code7 interactive

Goliath and Redis

Getting started with the non-blocking Ruby web server framework Goliath in combination with the advanced key-value store Redis.

I’ve been looking into using non-blocking web frameworks lately, and I started out with the poster-child for this movement; Node.js. While Node is very nice (especially when combined with CoffeeScript), it has some rough edges.

I currently prefer to use Ruby on the server side, and to keep my CoffeeScripts more towards the front end. (For example with Backbone.js)

Background

There are quite a few non-blocking Ruby web frameworks out there. I’ve looked at three of them; Sinatra::Synchrony, Goliath and Cramp.

I REALLY like the idea behind Sinatra::Synchrony, but it doesn’t seem to be as “battle hardened” as Goliath. It also has some issues with Ruby 1.9.3.

I’ve been thinking about using Goliath ever since I saw the presentation 0-60 with Goliath: Building High Performance Ruby Web-Services (video) at Øredev 2011.

Dependencies

Goliath, obviously.

Version 1.0 has been released, and I have taken the time to update this article with the relevant changes. One of the more notable changes are the removal of the built in router. I think that was a good decision. Gone are the days when you needed to clone Goliath from GitHub just to get a sane version.

I am also going to use the Ruby client library for Redis, which has built in support for EM-Synchrony.

Gemfile

source :rubygems

gem "goliath", "~> 1.0"
gem "hiredis", "~> 0.4"
gem "redis",   "~> 3.0",
    :require => ["redis/connection/synchrony", "redis"]

group :test do
  gem "em-http-request", "~> 1.0"
  gem "mock_redis", "~> 0.4"
end

Testing

You didn’t think I would skip on the testing, right?

My personal favorite among the myriad of Ruby test frameworks is minitest (The default test framework in Ruby 1.9) and that is what I’m going to use in this article.

spec/spec_helper.rb

require 'bundler'
Bundler.require

require 'minitest/spec'
require 'minitest/pride'
require 'minitest/autorun'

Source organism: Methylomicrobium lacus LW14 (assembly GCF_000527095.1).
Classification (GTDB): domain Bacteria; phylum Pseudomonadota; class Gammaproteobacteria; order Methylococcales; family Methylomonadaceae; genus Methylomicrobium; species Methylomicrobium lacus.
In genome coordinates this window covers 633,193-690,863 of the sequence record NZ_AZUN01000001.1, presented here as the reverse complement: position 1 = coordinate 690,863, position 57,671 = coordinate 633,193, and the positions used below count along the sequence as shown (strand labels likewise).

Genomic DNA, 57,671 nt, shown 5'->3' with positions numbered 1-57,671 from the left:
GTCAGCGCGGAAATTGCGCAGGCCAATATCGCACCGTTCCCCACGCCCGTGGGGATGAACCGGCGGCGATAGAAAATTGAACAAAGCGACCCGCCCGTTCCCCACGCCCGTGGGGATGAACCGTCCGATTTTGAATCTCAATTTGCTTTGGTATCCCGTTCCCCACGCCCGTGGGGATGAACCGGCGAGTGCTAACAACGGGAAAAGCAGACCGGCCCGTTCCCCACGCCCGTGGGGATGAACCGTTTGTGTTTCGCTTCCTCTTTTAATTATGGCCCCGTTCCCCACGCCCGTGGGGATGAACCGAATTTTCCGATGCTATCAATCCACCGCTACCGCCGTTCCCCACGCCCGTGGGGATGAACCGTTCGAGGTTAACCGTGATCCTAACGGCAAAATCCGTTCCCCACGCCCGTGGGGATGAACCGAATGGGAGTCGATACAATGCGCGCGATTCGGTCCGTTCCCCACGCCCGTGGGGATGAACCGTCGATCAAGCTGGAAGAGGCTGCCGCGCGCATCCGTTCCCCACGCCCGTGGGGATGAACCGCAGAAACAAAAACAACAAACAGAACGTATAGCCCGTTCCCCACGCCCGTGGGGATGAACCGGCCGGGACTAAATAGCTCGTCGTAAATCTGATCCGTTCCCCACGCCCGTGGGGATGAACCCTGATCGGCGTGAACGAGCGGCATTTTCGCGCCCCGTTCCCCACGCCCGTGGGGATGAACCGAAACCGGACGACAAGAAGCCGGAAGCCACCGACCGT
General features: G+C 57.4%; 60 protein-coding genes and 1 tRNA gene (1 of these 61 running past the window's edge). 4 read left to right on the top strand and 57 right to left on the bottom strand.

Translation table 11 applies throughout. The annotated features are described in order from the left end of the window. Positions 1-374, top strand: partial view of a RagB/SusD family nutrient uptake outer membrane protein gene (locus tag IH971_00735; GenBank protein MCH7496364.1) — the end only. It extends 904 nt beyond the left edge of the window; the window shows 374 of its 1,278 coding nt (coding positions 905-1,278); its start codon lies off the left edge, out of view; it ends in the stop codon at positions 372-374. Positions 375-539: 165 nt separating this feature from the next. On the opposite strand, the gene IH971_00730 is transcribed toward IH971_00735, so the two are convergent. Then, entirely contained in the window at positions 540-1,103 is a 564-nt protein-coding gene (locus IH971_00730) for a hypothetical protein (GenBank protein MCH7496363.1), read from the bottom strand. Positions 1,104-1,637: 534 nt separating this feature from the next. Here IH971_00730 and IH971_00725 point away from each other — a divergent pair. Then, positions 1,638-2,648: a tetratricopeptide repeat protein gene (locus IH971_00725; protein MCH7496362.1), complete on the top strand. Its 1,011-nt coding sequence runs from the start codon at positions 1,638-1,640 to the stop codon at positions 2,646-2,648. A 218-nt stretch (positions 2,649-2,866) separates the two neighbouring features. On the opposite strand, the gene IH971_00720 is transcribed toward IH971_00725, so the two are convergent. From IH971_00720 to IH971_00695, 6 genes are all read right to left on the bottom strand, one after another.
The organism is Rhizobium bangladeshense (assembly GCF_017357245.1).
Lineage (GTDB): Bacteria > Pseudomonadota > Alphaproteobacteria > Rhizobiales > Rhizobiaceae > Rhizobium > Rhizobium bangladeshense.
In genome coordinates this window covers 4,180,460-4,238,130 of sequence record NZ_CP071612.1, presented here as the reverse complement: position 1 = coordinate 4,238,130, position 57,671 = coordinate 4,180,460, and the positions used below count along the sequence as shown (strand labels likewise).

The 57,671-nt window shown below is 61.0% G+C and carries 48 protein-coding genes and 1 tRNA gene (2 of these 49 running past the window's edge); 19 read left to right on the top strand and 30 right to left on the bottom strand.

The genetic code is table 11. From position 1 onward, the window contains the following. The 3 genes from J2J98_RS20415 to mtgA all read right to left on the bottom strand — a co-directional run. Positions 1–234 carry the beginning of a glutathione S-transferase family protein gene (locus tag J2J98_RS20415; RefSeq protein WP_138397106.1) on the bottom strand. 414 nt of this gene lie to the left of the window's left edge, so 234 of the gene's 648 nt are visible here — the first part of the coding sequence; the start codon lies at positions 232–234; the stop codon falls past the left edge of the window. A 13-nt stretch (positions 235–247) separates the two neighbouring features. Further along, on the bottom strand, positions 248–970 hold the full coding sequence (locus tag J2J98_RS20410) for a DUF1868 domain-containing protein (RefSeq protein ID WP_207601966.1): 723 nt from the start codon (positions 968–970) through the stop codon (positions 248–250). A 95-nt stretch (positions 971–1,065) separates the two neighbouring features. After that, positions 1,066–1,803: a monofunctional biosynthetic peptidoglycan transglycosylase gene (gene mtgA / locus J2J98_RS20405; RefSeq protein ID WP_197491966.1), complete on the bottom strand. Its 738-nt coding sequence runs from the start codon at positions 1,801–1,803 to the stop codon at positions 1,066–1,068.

require 'goliath/test_helper'
require 'mock_redis'

$redis = MockRedis.new

class Goliath::Server
  def load_config(file = nil)
    config['redis'] = $redis
  end
end

spec/api_spec.rb

I hope that writing specs for Goliath will become less verbose in the future, currently it seems like I need to wrap each request in a with_api block.

require_relative 'spec_helper'
require_relative '../api'

describe Api do
  include Goliath::TestHelper

  it "responds to heartbeat" do
    with_api Api do
      get_request path: '/' do |api|
        api.response.must_equal 'OK'
      end
    end
  end

  it "can set and retrieve data" do
    with_api Api do
      get_request path: '/bar' do |api|
        api.response.must_equal ''
      end
    end

    with_api Api do
      put_request path: '/bar?value=foo' do |api|
        api.response.must_equal 'OK'
      end
    end

    with_api Api do
      get_request path: '/bar' do |api|
        api.response.must_equal 'foo'
      end
    end
  end
end

The application

This is a very simple API, it can only do three things:

  1. Respond with “OK” and status code 200 GET /
  2. Add new data PUT /foo?value=bar
  3. Retrieve a value GET /foo

api.rb

class Api < Goliath::API
  use Goliath::Rack::Params
  use Goliath::Rack::Heartbeat, path: '/'

  def response(env)
    key = "example_api:#{env['REQUEST_PATH']}"
    val = params['value'].to_a

    res = case env['REQUEST_METHOD']
      when 'GET' then redis.get key
      when 'PUT' then redis.set key, val
    end

    [200, {}, res]
  end
end

Starting the application

First you need to have a Redis server running.

The final two pieces of the puzzle is a config.rb that contains the connection to Redis via a EM::Synchrony::ConnectionPool and a Goliath::Runner that takes care of running the application.

config.rb

config['redis'] = EM::Synchrony::ConnectionPool.new size: 2 do
  Redis.new
end

runner.rb

require "bundler"
Bundler.require

require 'goliath/runner'
require_relative 'api'

runner = Goliath::Runner.new(ARGV, nil)
runner.api = Api.new
runner.app = Goliath::Rack::Builder.build(Api, runner.api)
runner.run

Run ruby runner.rb -s -e prod -c config.rb and a server should spin up in production mode on port 9000.

Using the application

I like to use cURL when manually testing API’s:

Adding a new key/value pair

curl -X PUT http://0.0.0.0:9000/foo -d "value=bar"

Retrieve a stored value

curl -X GET http://0.0.0.0:9000/foo